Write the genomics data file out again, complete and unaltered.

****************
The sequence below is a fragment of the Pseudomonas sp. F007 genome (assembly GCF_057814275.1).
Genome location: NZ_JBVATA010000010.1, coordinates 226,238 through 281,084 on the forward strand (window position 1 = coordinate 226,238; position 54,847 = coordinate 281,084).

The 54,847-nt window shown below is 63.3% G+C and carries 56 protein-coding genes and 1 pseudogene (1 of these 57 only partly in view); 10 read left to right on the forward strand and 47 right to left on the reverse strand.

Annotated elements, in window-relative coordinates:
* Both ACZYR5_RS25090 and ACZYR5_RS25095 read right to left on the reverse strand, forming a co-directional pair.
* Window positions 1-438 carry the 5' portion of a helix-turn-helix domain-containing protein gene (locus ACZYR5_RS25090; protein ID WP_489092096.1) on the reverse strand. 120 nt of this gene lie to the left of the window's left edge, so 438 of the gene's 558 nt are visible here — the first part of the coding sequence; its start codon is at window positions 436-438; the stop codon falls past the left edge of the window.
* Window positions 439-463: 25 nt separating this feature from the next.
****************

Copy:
The sequence below is a fragment of the Pseudomonas sp. F007 genome (assembly GCF_057814275.1).
Genome location: NZ_JBVATA010000010.1, coordinates 226,238 through 281,084 on the forward strand (window position 1 = coordinate 226,238; position 54,847 = coordinate 281,084).

The 54,847-nt window shown below is 63.3% G+C and carries 56 protein-coding genes and 1 pseudogene (1 of these 57 only partly in view); 10 read left to right on the forward strand and 47 right to left on the reverse strand.

Annotated elements, in window-relative coordinates:
* Both ACZYR5_RS25090 and ACZYR5_RS25095 read right to left on the reverse strand, forming a co-directional pair.
* Window positions 1-438 carry the 5' portion of a helix-turn-helix domain-containing protein gene (locus ACZYR5_RS25090; protein ID WP_489092096.1) on the reverse strand. 120 nt of this gene lie to the left of the window's left edge, so 438 of the gene's 558 nt are visible here — the first part of the coding sequence; its start codon is at window positions 436-438; the stop codon falls past the left edge of the window.
* Window positions 439-463: 25 nt separating this feature from the next.